Still in the dark about after-hours trading? You're not alone.
Although wirehouses have been among the most powerful supporters of extended trading hours, they aren't telling brokers much about how they might be affected.
So, will brokers be manning graveyard shifts, taking orders from insomniac clients at 2 a.m.?
Fear not, say several retail firms. Although wirehouses remain tight-lipped about any specifics associated with extended trading hours, the graveyard shift just isn't in the cards, they say.
"We're going to be ready when it comes," says Paul Underwood, co-head of Salomon Smith Barney's retail division. "But we don't think that every financial consultant will have to be at his or her desk 24 hours a day."
Underwood says client interest in trading during an evening session will be minimal, at least initially, and the market will be thin. What investors really want is the ability to place an order during evening hours, not execute that order, adds Jay Mandelbaum, SSB's other retail chief. "I've heard several CEOs from discount online brokerage firms say that anywhere from 25% to 50% of their volume is actually entered into the Internet after the market is closed," Mandelbaum says.
Merrill Lynch spokesperson Erik Hendrickson says it's "premature" to discuss steps the firm might be taking to prepare brokers for after-hours trading. Producers at Merrill tell RR they haven't heard a peep from the firm on the subject.
Likewise, PaineWebber spokesperson Paul Thomas says the conversation is premature. PaineWebber also sees signs that investor interest may be lukewarm, at best. For example, PaineWebber's investor confidence survey in June showed that just 8% of traders "strongly favored" extended hours, says Thomas.
"We don't have any specific plans on how it will be implemented," he says. "Until we know what the final decisions are [from the exchanges], there's not a whole lot more for us to say."
Many producers contacted by RR are especially concerned about suitability and compliance issues associated with an evening session. One broker even went so far as to say that after-hours trading could be another limited partnership debacle in the making. And smaller firms are feeling especially vulnerable--some small firms have already discussed covering for each other during late trading sessions.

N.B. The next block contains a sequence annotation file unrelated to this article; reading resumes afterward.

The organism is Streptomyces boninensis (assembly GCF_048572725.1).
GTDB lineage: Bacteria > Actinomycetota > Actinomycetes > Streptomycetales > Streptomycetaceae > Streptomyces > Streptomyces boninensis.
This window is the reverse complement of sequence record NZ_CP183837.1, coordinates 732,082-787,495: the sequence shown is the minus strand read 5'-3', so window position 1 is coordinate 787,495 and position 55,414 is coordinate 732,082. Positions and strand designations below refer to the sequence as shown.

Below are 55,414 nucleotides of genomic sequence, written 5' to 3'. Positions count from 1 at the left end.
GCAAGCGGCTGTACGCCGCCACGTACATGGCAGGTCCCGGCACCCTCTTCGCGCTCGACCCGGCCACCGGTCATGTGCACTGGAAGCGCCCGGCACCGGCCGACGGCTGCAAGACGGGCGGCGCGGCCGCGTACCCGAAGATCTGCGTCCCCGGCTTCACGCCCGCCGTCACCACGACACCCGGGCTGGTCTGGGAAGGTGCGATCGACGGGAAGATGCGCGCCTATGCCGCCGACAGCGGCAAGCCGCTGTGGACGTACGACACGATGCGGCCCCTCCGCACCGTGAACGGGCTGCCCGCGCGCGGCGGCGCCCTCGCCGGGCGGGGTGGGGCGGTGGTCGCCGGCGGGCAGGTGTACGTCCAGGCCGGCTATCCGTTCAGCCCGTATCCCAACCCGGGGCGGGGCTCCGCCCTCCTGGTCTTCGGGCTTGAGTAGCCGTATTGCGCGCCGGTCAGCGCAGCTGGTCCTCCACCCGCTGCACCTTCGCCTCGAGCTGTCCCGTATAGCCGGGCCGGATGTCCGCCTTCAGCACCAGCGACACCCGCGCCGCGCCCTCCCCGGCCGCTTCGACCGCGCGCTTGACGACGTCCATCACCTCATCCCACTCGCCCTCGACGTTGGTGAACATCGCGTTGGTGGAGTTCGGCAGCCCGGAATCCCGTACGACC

For brokers, maybe life won't change so dramatically. "The vast majority of financial consultants already work well past the market close," Mandelbaum says. "They already are giving after-hours financial advice."
Nasdaq and the NYSE are considering an evening session, possibly from 5:30 p.m. to 10 p.m. But even that won't materialize until all Y2K issues are ironed out (and possibly until after decimalization hits in June 2000), says Bill Broka, senior vice president of trading and market services at Nasdaq.
Participation among broker/dealers will be strictly voluntary. "Every firm is going to have to make that decision on its own," Broka says.
The NASD has established several working groups to explore a wide variety of issues surrounding extended trading hours (see www.nasd.com for details), but none specifically addresses the broker's role.
An investor protection and education working group is discussing, among other things, how to ensure that investors who are used to placing orders at night for execution on the opening don't unwittingly trade during a late session. One idea being discussed is a system whereby investors must "opt-in" to the after-hours session.